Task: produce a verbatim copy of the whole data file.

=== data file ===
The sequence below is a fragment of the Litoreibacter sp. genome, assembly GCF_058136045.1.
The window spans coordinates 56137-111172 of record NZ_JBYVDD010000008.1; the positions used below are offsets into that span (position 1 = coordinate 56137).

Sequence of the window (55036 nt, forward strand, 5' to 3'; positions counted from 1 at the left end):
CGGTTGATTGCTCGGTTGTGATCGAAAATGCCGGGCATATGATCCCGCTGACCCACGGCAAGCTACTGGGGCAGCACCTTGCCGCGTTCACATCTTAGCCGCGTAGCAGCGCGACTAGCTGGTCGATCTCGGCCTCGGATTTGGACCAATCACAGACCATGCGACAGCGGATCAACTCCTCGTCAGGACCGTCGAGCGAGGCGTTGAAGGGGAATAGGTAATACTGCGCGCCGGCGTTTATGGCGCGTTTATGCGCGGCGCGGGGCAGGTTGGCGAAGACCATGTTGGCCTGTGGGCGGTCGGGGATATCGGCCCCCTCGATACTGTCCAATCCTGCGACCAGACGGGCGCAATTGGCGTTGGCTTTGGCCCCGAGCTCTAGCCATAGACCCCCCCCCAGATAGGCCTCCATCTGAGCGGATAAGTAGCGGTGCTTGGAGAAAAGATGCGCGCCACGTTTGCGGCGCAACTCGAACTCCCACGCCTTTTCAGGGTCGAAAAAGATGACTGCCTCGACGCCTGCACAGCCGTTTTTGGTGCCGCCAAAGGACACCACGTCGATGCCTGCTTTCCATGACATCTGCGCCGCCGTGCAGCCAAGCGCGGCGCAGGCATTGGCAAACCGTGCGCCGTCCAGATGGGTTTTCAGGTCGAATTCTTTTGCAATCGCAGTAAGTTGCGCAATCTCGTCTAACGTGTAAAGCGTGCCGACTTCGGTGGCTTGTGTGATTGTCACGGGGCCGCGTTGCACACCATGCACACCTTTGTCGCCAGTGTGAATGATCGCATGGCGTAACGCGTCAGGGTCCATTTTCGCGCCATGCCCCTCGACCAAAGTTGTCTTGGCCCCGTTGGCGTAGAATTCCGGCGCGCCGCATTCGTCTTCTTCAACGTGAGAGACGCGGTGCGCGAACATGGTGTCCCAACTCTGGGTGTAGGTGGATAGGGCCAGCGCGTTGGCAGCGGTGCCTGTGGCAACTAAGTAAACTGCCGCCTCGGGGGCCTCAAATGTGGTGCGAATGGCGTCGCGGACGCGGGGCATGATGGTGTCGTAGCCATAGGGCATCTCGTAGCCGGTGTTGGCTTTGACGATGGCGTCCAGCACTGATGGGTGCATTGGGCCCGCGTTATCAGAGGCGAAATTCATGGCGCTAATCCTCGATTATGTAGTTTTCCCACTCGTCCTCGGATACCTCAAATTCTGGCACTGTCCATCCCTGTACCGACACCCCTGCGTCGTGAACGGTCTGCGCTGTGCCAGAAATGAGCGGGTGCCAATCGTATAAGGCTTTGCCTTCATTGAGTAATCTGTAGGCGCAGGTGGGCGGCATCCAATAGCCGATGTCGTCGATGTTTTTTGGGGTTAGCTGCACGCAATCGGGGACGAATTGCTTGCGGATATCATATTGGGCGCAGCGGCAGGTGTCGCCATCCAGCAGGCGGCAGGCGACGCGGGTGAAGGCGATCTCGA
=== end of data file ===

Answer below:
The sequence below is a fragment of the Litoreibacter sp. genome, assembly GCF_058136045.1.
The window spans coordinates 56137-111172 of record NZ_JBYVDD010000008.1; the positions used below are offsets into that span (position 1 = coordinate 56137).

Sequence of the window (55036 nt, forward strand, 5' to 3'; positions counted from 1 at the left end):
CGGTTGATTGCTCGGTTGTGATCGAAAATGCCGGGCATATGATCCCGCTGACCCACGGCAAGCTACTGGGGCAGCACCTTGCCGCGTTCACATCTTAGCCGCGTAGCAGCGCGACTAGCTGGTCGATCTCGGCCTCGGATTTGGACCAATCACAGACCATGCGACAGCGGATCAACTCCTCGTCAGGACCGTCGAGCGAGGCGTTGAAGGGGAATAGGTAATACTGCGCGCCGGCGTTTATGGCGCGTTTATGCGCGGCGCGGGGCAGGTTGGCGAAGACCATGTTGGCCTGTGGGCGGTCGGGGATATCGGCCCCCTCGATACTGTCCAATCCTGCGACCAGACGGGCGCAATTGGCGTTGGCTTTGGCCCCGAGCTCTAGCCATAGACCCCCCCCCAGATAGGCCTCCATCTGAGCGGATAAGTAGCGGTGCTTGGAGAAAAGATGCGCGCCACGTTTGCGGCGCAACTCGAACTCCCACGCCTTTTCAGGGTCGAAAAAGATGACTGCCTCGACGCCTGCACAGCCGTTTTTGGTGCCGCCAAAGGACACCACGTCGATGCCTGCTTTCCATGACATCTGCGCCGCCGTGCAGCCAAGCGCGGCGCAGGCATTGGCAAACCGTGCGCCGTCCAGATGGGTTTTCAGGTCGAATTCTTTTGCAATCGCAGTAAGTTGCGCAATCTCGTCTAACGTGTAAAGCGTGCCGACTTCGGTGGCTTGTGTGATTGTCACGGGGCCGCGTTGCACACCATGCACACCTTTGTCGCCAGTGTGAATGATCGCATGGCGTAACGCGTCAGGGTCCATTTTCGCGCCATGCCCCTCGACCAAAGTTGTCTTGGCCCCGTTGGCGTAGAATTCCGGCGCGCCGCATTCGTCTTCTTCAACGTGAGAGACGCGGTGCGCGAACATGGTGTCCCAACTCTGGGTGTAGGTGGATAGGGCCAGCGCGTTGGCAGCGGTGCCTGTGGCAACTAAGTAAACTGCCGCCTCGGGGGCCTCAAATGTGGTGCGAATGGCGTCGCGGACGCGGGGCATGATGGTGTCGTAGCCATAGGGCATCTCGTAGCCGGTGTTGGCTTTGACGATGGCGTCCAGCACTGATGGGTGCATTGGGCCCGCGTTATCAGAGGCGAAATTCATGGCGCTAATCCTCGATTATGTAGTTTTCCCACTCGTCCTCGGATACCTCAAATTCTGGCACTGTCCATCCCTGTACCGACACCCCTGCGTCGTGAACGGTCTGCGCTGTGCCAGAAATGAGCGGGTGCCAATCGTATAAGGCTTTGCCTTCATTGAGTAATCTGTAGGCGCAGGTGGGCGGCATCCAATAGCCGATGTCGTCGATGTTTTTTGGGGTTAGCTGCACGCAATCGGGGACGAATTGCTTGCGGATATCATATTGGGCGCAGCGGCAGGTGTCGCCATCCAGCAGGCGGCAGGCGACGCGGGTGAAGGCGATCTCGA